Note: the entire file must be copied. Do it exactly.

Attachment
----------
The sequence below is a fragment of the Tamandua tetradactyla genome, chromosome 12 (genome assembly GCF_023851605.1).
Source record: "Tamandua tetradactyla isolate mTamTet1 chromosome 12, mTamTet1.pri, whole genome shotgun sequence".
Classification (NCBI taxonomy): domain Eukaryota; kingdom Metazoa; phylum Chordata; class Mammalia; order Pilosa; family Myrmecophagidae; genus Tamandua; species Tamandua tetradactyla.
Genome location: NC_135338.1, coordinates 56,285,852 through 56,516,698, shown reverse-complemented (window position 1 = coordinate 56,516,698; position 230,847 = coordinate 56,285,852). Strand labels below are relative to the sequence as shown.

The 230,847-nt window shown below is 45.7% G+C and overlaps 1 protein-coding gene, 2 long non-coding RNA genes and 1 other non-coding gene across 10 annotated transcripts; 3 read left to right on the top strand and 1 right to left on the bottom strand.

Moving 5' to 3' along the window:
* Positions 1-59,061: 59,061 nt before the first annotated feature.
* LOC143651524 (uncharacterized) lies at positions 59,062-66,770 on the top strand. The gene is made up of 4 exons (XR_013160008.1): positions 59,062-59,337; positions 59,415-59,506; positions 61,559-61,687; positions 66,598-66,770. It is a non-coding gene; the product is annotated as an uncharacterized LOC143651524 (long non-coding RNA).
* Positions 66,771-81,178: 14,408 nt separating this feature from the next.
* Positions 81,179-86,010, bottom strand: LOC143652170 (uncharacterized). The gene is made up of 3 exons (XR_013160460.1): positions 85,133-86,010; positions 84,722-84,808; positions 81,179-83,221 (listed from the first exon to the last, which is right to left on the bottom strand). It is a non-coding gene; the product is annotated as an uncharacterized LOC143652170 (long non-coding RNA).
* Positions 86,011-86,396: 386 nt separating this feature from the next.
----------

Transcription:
The sequence below is a fragment of the Tamandua tetradactyla genome, chromosome 12 (genome assembly GCF_023851605.1).
Source record: "Tamandua tetradactyla isolate mTamTet1 chromosome 12, mTamTet1.pri, whole genome shotgun sequence".
Classification (NCBI taxonomy): domain Eukaryota; kingdom Metazoa; phylum Chordata; class Mammalia; order Pilosa; family Myrmecophagidae; genus Tamandua; species Tamandua tetradactyla.
Genome location: NC_135338.1, coordinates 56,285,852 through 56,516,698, shown reverse-complemented (window position 1 = coordinate 56,516,698; position 230,847 = coordinate 56,285,852). Strand labels below are relative to the sequence as shown.

The 230,847-nt window shown below is 45.7% G+C and overlaps 1 protein-coding gene, 2 long non-coding RNA genes and 1 other non-coding gene across 10 annotated transcripts; 3 read left to right on the top strand and 1 right to left on the bottom strand.

Moving 5' to 3' along the window:
* Positions 1-59,061: 59,061 nt before the first annotated feature.
* LOC143651524 (uncharacterized) lies at positions 59,062-66,770 on the top strand. The gene is made up of 4 exons (XR_013160008.1): positions 59,062-59,337; positions 59,415-59,506; positions 61,559-61,687; positions 66,598-66,770. It is a non-coding gene; the product is annotated as an uncharacterized LOC143651524 (long non-coding RNA).
* Positions 66,771-81,178: 14,408 nt separating this feature from the next.
* Positions 81,179-86,010, bottom strand: LOC143652170 (uncharacterized). The gene is made up of 3 exons (XR_013160460.1): positions 85,133-86,010; positions 84,722-84,808; positions 81,179-83,221 (listed from the first exon to the last, which is right to left on the bottom strand). It is a non-coding gene; the product is annotated as an uncharacterized LOC143652170 (long non-coding RNA).
* Positions 86,011-86,396: 386 nt separating this feature from the next.